We can open consideration of disruptive opportunities to a wider range of influences and inspirations. We must not forget the opportunity to design for emotion, passion and purpose. There is much disruptive potential in the design of new and better services and many opportunities to make work and life more human in the process. 

The Emotional Opportunity at Disrupt Sydney

At Disrupt Sydney 2014 in the anti-panel, an unusual theme rose from the synthesis of the morning’s insight into ongoing activities in digital disruption. A recurring theme was the power of emotion, experiences and purpose. We reflected that perhaps as discussion of disruption matures from a focus on technical wizardry, there is a rise in the elements that make disruptive forces more human.

Disrupt Sydney’s keynotes and short talks had laid a strong foundation for the rise of this theme of human emotion & purpose.  Maria Ogneva had spoken of building community and movements, stressing the pragmatic needs for common purpose and human interactions. As Maria noted community is a human activity. Community is not a use case or a feature. Paula Bray had shared insights in the use of digital in the Powerhouse Museum to create new open conversations and experiences. Ruben Martin had described the potential of sharing human intent and developing solutions to bring people together around intent. Equally the compelling Mya Dellow, aged 13, had described the potential of Minecraft to engage students in education because of its open, creative and addictive nature. Most dramatically, Marc Sagar had wowed the audience with a demonstration of Baby X, an intelligent toddler simulation. This latter talk reinforced the value of emotional interaction and the high bandwidth of personal human communication. 

With this wide range of inspirations, the anti-panel played a key role by empowering the audience.  Participants needed time to synthesise, connect and learn with others on their experience of the morning, to reflect on their own emotions and to connect what they had learned to their personal purpose. The anti-panel was a learning experience.

Experience = Purpose + Process + Emotion

As the focus of disruption shifts to the disruptive opportunities in services, it must increasingly account for emotion & purpose, two very human characteristics. The disruptive services will succeed or fail on their ability to unite a customer purpose with a process of interactions and associated emotions to create something unique, memorable and compelling. Creating community through new services requires an even deeper focus on the purpose, the interactions and the emotional journey.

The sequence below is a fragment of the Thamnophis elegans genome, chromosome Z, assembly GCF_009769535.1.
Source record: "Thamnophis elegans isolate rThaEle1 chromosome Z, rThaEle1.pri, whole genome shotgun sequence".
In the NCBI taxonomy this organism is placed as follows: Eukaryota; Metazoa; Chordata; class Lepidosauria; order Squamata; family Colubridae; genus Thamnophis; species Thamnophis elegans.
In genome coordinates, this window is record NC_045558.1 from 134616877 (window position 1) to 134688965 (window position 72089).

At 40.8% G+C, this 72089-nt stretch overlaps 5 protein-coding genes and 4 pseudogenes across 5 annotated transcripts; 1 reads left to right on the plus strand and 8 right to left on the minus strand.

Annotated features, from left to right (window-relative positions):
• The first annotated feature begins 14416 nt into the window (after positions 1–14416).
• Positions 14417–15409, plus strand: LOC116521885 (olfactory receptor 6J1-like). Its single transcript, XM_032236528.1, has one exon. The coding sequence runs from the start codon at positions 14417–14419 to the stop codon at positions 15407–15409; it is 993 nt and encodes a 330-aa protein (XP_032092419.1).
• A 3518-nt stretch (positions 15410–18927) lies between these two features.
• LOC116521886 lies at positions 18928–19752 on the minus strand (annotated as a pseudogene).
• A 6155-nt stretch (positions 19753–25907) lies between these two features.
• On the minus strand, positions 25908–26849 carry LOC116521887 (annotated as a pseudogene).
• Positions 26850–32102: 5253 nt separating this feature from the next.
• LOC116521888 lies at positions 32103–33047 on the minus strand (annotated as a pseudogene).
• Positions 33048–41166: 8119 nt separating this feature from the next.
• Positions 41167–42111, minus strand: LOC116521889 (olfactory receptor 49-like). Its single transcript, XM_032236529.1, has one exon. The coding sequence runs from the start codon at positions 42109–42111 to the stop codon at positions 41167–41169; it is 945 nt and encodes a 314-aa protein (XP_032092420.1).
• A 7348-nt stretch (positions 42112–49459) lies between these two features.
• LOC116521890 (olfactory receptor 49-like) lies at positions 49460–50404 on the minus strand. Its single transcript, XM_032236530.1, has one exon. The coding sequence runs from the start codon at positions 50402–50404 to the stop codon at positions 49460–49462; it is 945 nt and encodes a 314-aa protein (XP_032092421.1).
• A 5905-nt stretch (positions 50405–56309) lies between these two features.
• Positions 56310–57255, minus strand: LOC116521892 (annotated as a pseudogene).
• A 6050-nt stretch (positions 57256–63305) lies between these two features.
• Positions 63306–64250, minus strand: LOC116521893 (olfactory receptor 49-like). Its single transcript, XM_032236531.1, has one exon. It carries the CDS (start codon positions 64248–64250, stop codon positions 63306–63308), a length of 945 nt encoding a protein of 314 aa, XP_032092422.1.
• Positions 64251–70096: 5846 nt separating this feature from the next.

Best practice is no longer to plan for optimum efficiency in a process or a product. Efficient solutions will always be outperformed eventually. Many providers of efficient services never give any thought to the purpose their customers are fulfilling. That is their loss. If their logic never moves beyond the purely rational drivers of efficiency, then real humans will move on to the next better solution to their purpose, a little dissatisfied that their human needs were met so narrowly and so blandly. 

Design for a Human Experience

Better practice is to design for a human experience that enables a purpose and shapes the emotional value of that experience. A diverse market of consumers will have differing purposes and experience differing emotions. There is an incredibly breadth of opportunity to engage them through emotion and purpose.

Some consumers will care about your values. Others will want to know that you have treated your employees or the environment well. You may not be able to satisfy them all. The way the design of your service or solution outperforms in this challenging but human domain of competition is the foundation for something truly disruptive. That radical disruption is to design for human experiences.

By adding human purpose and emotion to our normal focus on process, we start to make work and our lives more human. In addition to focusing on the opportunities at the bottom of markets, we should focus on that which lies in the bottom of our motivations and decision making. There is a much richer opportunity in making experience design more common in services.